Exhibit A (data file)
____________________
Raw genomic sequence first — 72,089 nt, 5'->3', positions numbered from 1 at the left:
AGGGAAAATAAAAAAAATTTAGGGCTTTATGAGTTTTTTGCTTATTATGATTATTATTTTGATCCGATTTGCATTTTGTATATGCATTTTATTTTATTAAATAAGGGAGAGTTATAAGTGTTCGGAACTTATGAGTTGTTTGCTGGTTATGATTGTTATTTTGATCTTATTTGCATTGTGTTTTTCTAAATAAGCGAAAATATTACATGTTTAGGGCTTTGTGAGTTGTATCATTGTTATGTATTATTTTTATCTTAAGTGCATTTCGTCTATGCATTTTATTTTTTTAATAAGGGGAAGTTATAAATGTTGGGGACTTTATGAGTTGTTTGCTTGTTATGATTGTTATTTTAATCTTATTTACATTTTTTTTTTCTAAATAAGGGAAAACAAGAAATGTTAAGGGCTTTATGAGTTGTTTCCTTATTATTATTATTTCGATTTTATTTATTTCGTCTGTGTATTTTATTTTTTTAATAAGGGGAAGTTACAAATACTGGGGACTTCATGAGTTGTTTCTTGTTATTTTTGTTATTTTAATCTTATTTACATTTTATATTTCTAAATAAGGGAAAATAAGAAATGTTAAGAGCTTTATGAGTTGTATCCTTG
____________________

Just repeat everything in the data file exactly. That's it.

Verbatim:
Raw genomic sequence first — 72,089 nt, 5'->3', positions numbered from 1 at the left:
AGGGAAAATAAAAAAAATTTAGGGCTTTATGAGTTTTTTGCTTATTATGATTATTATTTTGATCCGATTTGCATTTTGTATATGCATTTTATTTTATTAAATAAGGGAGAGTTATAAGTGTTCGGAACTTATGAGTTGTTTGCTGGTTATGATTGTTATTTTGATCTTATTTGCATTGTGTTTTTCTAAATAAGCGAAAATATTACATGTTTAGGGCTTTGTGAGTTGTATCATTGTTATGTATTATTTTTATCTTAAGTGCATTTCGTCTATGCATTTTATTTTTTTAATAAGGGGAAGTTATAAATGTTGGGGACTTTATGAGTTGTTTGCTTGTTATGATTGTTATTTTAATCTTATTTACATTTTTTTTTTCTAAATAAGGGAAAACAAGAAATGTTAAGGGCTTTATGAGTTGTTTCCTTATTATTATTATTTCGATTTTATTTATTTCGTCTGTGTATTTTATTTTTTTAATAAGGGGAAGTTACAAATACTGGGGACTTCATGAGTTGTTTCTTGTTATTTTTGTTATTTTAATCTTATTTACATTTTATATTTCTAAATAAGGGAAAATAAGAAATGTTAAGAGCTTTATGAGTTGTATCCTTG